Conflicts chill ice hockey action

UPDATED: Some of Norway’s top ice hockey players found themselves out in the cold this week because of conflicts on and off the ice. Mats Zuccarello Aasen, currently playing in the prestigious Stanley Cup for the New York Rangers, is suddenly unwelcome on Norway’s own national hockey team because of a sponsorship deal, while some players on the national team were banned from matches in the Ice Hockey World Championships because of unsportsmanlike conduct. The Norwegians later failed to advance in championship action.

Mats Zuccarello Aasen is caught in a conflict back home in Norway over a sponsor deal. PHOTO: Wikipedia/Michael Miller

Mats Zuccarello Aasen is caught in a conflict back home in Norway over a sponsor deal. He’s missing world championship action because he’s playing in the NHL Stanley Cup instead. PHOTO: Wikipedia/Michael Miller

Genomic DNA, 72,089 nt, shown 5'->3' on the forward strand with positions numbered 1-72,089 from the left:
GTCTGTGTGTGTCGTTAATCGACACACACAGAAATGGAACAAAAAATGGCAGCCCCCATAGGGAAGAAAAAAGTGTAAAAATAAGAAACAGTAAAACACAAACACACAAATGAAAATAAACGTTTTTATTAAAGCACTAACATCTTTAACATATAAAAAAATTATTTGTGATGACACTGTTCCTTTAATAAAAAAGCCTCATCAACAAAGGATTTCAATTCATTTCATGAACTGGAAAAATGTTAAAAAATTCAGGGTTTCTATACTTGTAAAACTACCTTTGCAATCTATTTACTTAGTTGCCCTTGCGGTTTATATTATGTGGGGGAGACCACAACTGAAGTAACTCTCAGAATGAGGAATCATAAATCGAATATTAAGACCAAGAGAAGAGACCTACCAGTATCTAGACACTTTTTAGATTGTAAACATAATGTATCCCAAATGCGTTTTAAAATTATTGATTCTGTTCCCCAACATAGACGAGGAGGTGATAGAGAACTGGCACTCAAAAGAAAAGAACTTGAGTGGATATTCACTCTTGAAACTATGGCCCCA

Both the Stanley Cup and the World Championships are playing out at the same time, and media attention would normally be placed firmly on the matches themselves. Norwegian media, however, has been distracted by coverage of conflicts involving individual players.

In the world championship action in Stockholm last week, Norway’s national team lost its second match in a row but didn’t give up hope of making it to the quarter finals. The Norwegian team has been playing in the group that includes the Czech Republic, Sweden, Canada, Switzerland, Denmark, Belarus and Slovenia.